U.S. Agriculture Secretary Tom Vilsack says mass timber is an environmentally friendly type of construction that can be supplied by the government’s efforts to control forest fires. (Photo by Jared Strong | Iowa Capital Dispatch)
WEST DES MOINES, Iowa — The federal government plans to remove kindling from about 75 million acres of land in the next decade — which includes thinning smaller-diameter trees from forests — to help prevent wildfires that have become more frequent and destructive in the western states.
That presents a problem: “What do you do with all that wood?” asked U.S. Agriculture Secretary Tom Vilsack.
Last week, he stood within part of the answer: A three-story building in West Des Moines’ Valley Junction business district that is being constructed with so-called “mass timber.”
The building — dubbed the Junction Development Catalyst project — is supported by massive columns and beams of wood that are made of smaller planks that are sandwiched and glued together.
Some of the upper-level flooring is also made of plywood that is layered in a similar manner.
When the building is complete this fall, it will host a mix of commercial and residential space, with 11 apartments. Construction began in February. It’s anticipated to be the first mass timber building in Iowa with residential space.
The state’s first mass timber building stands in Des Moines’ East Village, according to the Des Moines Register. There are about 1,400 mass timber projects already built or being designed in the United States, according to WoodWorks, a national non-profit group that tracks the projects.
“It’s the future of buildings, in some ways,” said Daniel Willrich, director of architecture for Pelds Design Services, the Des Moines firm that designed the building.
The wooden support structure is not as strong as steel, but it’s stout enough to support a building that has more than 10 stories. Plus, the buildings take less time to construct because the mass timber pieces are manufactured to custom specifications and have built-in connectors.
“It goes up pretty quickly because it comes out sort of like a big puzzle,” Willrich said.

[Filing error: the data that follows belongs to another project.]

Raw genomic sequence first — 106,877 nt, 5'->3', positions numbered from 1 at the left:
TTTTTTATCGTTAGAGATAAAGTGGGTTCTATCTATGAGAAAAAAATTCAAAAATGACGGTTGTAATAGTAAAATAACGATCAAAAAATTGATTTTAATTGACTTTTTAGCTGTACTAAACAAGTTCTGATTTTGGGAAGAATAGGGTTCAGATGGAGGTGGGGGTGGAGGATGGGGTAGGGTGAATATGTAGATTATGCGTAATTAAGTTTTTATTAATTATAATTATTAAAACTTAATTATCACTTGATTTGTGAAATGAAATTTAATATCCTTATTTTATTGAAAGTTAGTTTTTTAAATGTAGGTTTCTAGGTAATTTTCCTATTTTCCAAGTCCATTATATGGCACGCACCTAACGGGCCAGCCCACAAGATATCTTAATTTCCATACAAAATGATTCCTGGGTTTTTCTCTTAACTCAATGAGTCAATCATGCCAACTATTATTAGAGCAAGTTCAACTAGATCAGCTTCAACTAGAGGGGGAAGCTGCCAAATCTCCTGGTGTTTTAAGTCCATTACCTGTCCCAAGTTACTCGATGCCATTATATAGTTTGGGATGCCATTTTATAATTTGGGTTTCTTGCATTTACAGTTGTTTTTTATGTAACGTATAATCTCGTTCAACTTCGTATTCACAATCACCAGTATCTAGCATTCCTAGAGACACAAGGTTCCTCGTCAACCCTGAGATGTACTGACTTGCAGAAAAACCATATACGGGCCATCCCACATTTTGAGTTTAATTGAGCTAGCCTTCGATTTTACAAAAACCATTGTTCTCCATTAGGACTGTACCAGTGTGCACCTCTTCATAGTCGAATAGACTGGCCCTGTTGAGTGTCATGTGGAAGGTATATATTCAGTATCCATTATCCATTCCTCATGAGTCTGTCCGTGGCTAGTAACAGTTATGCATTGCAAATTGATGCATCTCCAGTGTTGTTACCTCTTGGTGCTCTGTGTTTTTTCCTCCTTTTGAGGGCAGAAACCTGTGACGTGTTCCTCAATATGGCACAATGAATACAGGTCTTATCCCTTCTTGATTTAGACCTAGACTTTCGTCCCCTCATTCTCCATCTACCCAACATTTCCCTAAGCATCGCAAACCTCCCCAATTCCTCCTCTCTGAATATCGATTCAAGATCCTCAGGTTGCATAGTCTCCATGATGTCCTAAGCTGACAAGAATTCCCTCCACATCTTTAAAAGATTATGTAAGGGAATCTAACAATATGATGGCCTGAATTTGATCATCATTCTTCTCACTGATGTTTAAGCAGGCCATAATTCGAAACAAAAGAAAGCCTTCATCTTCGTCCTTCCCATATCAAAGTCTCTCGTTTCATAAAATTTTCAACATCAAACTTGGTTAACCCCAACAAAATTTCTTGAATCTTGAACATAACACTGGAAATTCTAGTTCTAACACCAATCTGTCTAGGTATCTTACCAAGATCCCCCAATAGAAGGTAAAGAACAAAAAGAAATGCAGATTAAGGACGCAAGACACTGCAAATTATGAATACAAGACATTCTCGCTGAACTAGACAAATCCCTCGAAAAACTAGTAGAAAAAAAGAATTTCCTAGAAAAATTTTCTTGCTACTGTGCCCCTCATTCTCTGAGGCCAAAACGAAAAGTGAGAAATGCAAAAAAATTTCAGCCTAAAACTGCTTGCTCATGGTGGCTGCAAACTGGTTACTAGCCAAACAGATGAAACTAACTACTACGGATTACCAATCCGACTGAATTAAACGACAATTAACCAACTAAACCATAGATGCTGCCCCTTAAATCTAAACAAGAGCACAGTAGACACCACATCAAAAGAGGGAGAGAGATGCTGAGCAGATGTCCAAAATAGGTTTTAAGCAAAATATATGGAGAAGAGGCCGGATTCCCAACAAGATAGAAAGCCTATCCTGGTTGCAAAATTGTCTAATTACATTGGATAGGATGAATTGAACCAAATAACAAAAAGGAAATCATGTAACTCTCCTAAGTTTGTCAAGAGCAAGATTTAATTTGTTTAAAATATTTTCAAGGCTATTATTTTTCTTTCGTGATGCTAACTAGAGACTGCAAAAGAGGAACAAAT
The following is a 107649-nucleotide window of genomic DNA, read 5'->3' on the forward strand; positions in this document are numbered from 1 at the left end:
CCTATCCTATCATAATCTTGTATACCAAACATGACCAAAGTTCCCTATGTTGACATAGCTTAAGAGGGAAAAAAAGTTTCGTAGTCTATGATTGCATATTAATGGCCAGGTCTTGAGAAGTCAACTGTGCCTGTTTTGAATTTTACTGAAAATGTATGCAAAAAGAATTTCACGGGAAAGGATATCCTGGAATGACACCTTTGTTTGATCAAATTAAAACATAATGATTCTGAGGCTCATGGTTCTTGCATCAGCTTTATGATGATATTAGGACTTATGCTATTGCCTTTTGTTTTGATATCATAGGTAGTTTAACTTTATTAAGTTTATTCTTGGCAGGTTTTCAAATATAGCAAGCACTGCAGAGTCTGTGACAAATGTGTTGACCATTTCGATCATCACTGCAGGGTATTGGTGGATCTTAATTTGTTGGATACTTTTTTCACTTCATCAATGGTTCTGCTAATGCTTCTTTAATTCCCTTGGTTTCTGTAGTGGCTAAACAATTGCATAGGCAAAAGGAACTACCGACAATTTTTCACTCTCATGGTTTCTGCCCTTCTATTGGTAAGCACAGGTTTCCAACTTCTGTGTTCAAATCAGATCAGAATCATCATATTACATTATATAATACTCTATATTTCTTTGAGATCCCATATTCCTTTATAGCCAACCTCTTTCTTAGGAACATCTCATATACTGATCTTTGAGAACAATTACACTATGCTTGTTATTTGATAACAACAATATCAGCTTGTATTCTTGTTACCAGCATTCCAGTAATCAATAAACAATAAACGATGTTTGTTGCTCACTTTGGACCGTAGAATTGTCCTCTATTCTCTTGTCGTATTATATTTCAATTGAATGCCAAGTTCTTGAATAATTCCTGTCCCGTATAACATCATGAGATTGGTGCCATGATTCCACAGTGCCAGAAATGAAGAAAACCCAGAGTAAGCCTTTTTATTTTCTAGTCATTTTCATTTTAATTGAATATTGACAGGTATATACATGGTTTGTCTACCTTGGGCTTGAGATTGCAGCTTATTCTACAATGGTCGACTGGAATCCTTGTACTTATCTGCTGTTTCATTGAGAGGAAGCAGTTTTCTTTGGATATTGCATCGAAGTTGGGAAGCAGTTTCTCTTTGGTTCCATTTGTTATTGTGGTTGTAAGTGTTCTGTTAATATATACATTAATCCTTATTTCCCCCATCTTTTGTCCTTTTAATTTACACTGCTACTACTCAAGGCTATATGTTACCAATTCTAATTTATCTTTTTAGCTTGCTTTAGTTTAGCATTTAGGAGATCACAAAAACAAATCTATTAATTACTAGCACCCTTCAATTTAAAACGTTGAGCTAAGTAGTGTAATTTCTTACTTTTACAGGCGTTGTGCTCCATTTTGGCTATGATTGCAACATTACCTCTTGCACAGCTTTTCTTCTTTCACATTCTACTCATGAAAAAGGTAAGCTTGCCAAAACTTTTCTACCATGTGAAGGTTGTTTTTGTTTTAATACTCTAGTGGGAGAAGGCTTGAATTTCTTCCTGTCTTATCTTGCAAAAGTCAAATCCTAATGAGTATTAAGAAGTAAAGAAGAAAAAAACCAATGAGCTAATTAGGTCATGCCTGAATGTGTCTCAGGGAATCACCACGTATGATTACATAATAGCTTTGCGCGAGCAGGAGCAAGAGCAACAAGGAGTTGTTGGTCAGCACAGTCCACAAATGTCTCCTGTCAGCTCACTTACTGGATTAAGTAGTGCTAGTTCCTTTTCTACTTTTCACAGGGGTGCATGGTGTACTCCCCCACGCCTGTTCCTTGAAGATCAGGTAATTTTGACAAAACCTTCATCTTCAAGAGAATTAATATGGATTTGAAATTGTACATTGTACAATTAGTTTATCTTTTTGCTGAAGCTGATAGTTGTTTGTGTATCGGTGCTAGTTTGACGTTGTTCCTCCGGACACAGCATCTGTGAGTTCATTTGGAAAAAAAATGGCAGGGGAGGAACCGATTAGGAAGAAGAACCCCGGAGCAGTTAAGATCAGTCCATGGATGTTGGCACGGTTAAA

The beams are engineered to be stronger than what’s necessary to support the structure so that they won’t fail if the building catches fire, he said.
The $1.8 million project is the work of Cutler Development, which in recent years has undertaken several renovations and new building constructions in Valley Junction, according to its website. It’s the first mass timber project for the company, which is planning to build lofts on Ingersoll Avenue using the same construction method.
“We think this is a better way to build buildings,” said Scott Cutler, who operates the development company with his wife Molly.
The project is being funded, in part, with about $243,000 of federal money from the U.S. Department of Agriculture’s Wood Innovations Grant Program, which was launched in 2015 with a goal of using the forest leftovers to create new products or use for fuel.
The purpose of Vilsack’s visit to Valley Junction on Friday was to announce $32 million of new funding for that grant program and a companion program with similar goals. He said the Cutlers’ Ingersoll project is in line to get about $250,000 of that funding.
This story was originally written and produced by the Iowa Capital Dispatch which is part of States Newsroom, a network of news bureaus, including the Daily Montanan, supported by grants and a coalition of donors as a 501c(3) public charity.
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